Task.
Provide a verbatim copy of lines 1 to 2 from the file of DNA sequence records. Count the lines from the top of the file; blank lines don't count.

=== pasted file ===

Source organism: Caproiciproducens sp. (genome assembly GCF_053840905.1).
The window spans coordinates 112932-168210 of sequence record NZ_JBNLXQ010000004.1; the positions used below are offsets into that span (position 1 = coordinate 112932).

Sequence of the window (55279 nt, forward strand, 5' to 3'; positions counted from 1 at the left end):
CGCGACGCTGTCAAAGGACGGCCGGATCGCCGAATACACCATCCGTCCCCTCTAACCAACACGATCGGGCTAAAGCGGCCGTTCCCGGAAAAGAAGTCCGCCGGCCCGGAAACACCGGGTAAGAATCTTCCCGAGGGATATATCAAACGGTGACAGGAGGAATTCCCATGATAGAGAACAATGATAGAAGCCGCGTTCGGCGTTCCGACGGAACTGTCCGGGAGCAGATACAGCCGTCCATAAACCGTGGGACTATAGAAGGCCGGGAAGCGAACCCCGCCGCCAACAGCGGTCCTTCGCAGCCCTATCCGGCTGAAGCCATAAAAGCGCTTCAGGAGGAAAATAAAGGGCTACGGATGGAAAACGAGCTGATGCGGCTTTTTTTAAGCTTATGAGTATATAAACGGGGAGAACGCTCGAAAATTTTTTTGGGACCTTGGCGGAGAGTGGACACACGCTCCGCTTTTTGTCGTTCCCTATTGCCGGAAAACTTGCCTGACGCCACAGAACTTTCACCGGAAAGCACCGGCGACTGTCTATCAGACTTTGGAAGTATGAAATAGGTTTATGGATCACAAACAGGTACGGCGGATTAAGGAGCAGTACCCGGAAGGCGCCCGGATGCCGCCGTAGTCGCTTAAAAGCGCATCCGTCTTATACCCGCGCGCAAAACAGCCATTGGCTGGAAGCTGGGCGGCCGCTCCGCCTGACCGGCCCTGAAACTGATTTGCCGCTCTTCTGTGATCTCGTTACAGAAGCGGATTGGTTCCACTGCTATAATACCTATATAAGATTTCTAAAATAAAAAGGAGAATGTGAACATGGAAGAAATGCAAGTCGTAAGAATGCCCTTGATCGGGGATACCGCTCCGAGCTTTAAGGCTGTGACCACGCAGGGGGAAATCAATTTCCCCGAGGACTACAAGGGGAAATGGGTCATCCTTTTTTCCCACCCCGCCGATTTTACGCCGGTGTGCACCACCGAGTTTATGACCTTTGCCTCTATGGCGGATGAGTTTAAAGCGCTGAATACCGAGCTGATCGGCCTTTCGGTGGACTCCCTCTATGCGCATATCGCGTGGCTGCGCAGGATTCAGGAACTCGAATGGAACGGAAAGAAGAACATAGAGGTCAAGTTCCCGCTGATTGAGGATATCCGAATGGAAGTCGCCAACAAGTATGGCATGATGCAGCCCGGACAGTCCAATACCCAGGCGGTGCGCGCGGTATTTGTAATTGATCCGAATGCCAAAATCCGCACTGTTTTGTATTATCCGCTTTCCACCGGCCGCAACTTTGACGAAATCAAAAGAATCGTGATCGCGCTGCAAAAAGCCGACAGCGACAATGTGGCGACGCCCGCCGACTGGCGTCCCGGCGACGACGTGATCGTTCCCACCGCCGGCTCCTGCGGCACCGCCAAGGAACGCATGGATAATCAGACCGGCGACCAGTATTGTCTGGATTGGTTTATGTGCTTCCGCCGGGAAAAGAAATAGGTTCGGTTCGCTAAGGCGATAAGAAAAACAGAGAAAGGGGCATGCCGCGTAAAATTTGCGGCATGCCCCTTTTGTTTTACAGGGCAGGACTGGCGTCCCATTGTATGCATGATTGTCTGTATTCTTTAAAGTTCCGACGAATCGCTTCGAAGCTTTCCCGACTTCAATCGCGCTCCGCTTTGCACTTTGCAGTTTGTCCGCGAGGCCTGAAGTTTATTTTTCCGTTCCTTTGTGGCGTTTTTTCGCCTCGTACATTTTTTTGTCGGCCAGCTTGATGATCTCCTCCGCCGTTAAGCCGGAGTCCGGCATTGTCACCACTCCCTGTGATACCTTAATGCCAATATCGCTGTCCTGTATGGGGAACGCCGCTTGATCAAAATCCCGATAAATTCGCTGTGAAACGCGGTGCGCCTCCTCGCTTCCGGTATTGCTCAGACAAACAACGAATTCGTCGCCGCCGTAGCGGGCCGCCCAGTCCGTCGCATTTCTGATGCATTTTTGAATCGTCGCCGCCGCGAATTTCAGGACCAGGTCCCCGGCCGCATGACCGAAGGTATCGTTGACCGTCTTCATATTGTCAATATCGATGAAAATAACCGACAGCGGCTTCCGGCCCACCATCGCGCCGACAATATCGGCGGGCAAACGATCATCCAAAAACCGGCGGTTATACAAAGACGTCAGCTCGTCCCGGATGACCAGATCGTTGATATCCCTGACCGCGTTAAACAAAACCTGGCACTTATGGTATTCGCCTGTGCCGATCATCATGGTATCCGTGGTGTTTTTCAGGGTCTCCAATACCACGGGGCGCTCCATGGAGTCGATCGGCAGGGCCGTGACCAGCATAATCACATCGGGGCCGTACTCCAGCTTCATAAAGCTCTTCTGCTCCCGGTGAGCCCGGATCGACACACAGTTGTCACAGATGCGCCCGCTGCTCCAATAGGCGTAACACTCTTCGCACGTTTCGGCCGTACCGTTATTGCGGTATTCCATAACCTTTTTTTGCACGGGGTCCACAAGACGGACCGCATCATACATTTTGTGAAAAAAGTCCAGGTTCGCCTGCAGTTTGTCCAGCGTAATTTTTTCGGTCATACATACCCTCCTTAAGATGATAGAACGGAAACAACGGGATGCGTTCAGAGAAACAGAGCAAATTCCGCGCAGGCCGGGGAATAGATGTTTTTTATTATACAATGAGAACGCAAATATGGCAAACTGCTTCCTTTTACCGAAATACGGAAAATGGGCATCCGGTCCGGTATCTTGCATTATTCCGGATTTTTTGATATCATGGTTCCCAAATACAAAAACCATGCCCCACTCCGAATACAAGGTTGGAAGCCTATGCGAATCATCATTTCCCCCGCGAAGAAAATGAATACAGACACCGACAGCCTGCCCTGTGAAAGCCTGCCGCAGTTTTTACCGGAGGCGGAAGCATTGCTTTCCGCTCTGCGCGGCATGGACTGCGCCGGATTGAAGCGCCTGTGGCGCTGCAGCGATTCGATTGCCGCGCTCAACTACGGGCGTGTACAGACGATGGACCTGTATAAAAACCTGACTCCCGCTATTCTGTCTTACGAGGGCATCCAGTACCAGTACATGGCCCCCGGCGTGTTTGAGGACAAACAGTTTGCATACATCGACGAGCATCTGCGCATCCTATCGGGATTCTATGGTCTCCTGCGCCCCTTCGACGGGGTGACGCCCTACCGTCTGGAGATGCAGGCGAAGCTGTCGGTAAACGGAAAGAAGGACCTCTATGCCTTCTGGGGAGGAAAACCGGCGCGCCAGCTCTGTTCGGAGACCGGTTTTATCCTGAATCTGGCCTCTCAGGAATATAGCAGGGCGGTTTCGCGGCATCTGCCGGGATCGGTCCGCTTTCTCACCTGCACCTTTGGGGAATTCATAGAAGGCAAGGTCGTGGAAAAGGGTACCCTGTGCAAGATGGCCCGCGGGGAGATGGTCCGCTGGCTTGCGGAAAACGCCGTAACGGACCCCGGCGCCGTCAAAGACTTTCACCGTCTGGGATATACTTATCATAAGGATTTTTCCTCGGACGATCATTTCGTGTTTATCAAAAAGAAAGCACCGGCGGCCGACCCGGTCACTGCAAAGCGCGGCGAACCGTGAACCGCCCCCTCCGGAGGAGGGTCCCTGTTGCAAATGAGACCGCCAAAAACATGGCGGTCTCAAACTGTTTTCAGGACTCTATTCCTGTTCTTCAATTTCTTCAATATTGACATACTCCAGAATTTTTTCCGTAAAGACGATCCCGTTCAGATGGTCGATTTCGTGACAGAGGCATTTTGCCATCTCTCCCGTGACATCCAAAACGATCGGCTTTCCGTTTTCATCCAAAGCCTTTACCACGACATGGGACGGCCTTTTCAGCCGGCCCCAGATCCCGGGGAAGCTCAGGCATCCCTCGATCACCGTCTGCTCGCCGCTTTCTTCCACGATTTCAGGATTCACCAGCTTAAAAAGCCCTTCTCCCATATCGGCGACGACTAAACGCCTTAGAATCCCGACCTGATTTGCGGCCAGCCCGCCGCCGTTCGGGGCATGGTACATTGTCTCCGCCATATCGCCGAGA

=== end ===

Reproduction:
Source organism: Caproiciproducens sp. (genome assembly GCF_053840905.1).
The window spans coordinates 112932-168210 of sequence record NZ_JBNLXQ010000004.1; the positions used below are offsets into that span (position 1 = coordinate 112932).